The singing and drinking continued all the way back to Brow How. We stopped off on the way for a pit stop and to get more drink. In my eagerness I slipped on the pavement, landing on my back, somehow breaking my watch.

Got back to Brow How and finished the evening in the Makeshift playing my guitar.


Saturday ��" Bracelets, Necklaces and other Jewellery


There wasn’t much planned for today, which was probably just as well. The amount we’d drunk last night meant that most people were not up before 11:00.

But after a late breakfast we staggered on to the busses for the first stop, which was at a Farm. There had been more rain during the night but it seemed to have cleared now thankfully. The Farm was like a marsh though and I didn’t really feel too comfortable walking through long sodden grass in flip flops. I hadn’t yet had any real problems with bugs and bites and wanted it to stay that way. But the sight of the Farmer who was barefoot reassured me a little.

It turned out he was a Palm Fruit picker. He gave a demonstration to us for those who were still a little confused at what that actually meant. It was amazing. With no aids, holding a knife between his teeth and carrying a rope around his waist he clambered up to the top of a Palm tree. He must have been at least 10-15m up.

He shouted down and then chopped the fruit free; lowering it down on the rope he’d taken up with him.

Then he asked if anybody wanted a go at climbing. As ever, Stuart and David were up there first, but they were joined by Kat. To be fair Stuart did start to climb up, but all found coming down more difficult and painful.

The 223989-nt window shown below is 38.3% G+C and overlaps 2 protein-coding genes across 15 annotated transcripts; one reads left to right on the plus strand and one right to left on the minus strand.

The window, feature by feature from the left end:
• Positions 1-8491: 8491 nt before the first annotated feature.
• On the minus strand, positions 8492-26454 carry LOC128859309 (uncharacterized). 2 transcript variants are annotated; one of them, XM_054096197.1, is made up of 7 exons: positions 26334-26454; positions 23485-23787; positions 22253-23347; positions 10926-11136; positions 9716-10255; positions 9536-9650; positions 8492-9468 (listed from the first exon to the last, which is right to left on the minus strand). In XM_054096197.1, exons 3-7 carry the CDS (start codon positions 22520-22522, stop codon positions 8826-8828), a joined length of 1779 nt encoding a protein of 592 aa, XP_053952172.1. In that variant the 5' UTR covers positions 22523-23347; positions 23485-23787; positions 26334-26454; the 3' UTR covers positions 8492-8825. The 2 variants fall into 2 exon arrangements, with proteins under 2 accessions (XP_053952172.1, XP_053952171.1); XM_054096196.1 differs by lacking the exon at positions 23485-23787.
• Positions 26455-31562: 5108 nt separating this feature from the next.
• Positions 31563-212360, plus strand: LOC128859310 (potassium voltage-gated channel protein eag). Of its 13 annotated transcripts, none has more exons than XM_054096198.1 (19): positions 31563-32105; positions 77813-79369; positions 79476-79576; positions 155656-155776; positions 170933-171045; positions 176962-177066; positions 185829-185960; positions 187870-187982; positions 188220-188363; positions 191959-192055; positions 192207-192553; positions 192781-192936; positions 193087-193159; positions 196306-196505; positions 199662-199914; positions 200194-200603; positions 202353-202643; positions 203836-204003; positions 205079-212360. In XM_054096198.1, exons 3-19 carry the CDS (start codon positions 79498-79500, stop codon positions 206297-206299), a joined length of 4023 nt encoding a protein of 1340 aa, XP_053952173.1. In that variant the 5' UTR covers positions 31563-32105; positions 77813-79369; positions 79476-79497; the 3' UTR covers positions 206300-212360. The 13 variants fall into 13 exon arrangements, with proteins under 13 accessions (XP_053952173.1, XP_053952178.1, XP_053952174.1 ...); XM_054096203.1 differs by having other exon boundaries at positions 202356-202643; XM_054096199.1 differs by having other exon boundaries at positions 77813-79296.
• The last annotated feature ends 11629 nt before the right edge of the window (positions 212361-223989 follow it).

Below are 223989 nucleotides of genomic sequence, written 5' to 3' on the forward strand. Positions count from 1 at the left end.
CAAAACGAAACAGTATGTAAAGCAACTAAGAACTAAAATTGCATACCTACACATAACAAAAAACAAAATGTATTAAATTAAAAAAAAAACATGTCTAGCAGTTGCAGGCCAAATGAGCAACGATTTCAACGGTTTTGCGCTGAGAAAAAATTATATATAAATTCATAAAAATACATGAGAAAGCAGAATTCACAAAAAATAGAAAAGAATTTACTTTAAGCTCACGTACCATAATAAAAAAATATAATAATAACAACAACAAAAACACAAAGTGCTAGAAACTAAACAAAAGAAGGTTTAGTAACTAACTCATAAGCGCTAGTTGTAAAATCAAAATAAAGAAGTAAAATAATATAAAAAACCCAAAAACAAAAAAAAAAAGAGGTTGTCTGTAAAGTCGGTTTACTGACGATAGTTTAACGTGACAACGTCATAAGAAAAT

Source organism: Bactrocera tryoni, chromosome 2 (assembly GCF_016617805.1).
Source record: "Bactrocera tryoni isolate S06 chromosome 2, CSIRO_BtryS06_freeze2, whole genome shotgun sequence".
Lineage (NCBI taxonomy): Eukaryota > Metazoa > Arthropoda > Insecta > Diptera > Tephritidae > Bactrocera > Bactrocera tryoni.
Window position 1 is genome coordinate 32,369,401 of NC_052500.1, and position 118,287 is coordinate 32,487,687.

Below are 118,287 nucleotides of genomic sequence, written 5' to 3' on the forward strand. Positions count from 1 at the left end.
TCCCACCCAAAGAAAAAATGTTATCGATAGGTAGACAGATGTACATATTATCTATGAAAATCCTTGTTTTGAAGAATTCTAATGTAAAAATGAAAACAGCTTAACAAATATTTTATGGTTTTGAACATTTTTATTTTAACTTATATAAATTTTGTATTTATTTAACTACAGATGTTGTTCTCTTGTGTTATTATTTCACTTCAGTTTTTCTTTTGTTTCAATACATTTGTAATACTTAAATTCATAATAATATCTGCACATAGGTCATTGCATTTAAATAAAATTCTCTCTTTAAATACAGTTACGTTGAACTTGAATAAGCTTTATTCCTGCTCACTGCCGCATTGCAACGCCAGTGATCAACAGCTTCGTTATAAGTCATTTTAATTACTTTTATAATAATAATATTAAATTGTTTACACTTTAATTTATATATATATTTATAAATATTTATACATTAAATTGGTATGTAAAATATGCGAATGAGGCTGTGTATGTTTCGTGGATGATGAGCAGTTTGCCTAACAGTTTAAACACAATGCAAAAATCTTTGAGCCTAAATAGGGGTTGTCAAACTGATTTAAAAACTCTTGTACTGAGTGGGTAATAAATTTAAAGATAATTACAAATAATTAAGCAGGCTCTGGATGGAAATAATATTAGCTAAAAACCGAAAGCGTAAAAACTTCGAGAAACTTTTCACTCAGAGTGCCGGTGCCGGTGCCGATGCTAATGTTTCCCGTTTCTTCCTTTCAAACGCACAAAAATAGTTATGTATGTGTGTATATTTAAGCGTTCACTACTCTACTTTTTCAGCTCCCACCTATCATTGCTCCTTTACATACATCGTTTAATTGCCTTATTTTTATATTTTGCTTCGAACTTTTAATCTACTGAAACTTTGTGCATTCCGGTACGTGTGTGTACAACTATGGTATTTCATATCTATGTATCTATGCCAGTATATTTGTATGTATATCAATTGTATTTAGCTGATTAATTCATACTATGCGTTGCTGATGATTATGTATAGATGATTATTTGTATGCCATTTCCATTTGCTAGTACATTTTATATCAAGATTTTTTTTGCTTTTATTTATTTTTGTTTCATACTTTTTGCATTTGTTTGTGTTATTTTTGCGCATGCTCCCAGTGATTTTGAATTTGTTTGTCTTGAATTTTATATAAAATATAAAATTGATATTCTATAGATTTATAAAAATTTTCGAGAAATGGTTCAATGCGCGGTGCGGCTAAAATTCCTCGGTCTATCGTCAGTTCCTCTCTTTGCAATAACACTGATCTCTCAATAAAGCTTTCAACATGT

We went back to the front of his house which was a fairly large place and tried some. The fruit was a jelly like substance, similar in appearance to snot and to be honest not much tastier. I thanked the farmer though and shook his hand which was as rough as Sandpaper and then got back into the bus and joined James who was not feeling well. I was tired myself.

We spent the rest of the morning in a Jewellery workshop, just down the road from the farm. We made our own Bracelets and Necklaces. It was difficult, delicate work to start off with but then a pattern started to form; by the end it was almost second nature. The Thai girl who was teaching us had obviously been doing it for years; she used both her feet and hands to make each item and was very quick! It was mesmerising. There were all sorts of items you could make, and for those who couldn’t be bothered to make their own, there were some on sale too. They were good but much more expensive then I’d seen elsewhere so I passed.

In the corner was a Premiership Football arcade game. When I’d finished making my Bracelet I went over. There were two local Thais playing on it. One was playing as Liverpool the other as Everton. I thought it was fantastic that the Premiership was watched and enjoyed so far from England.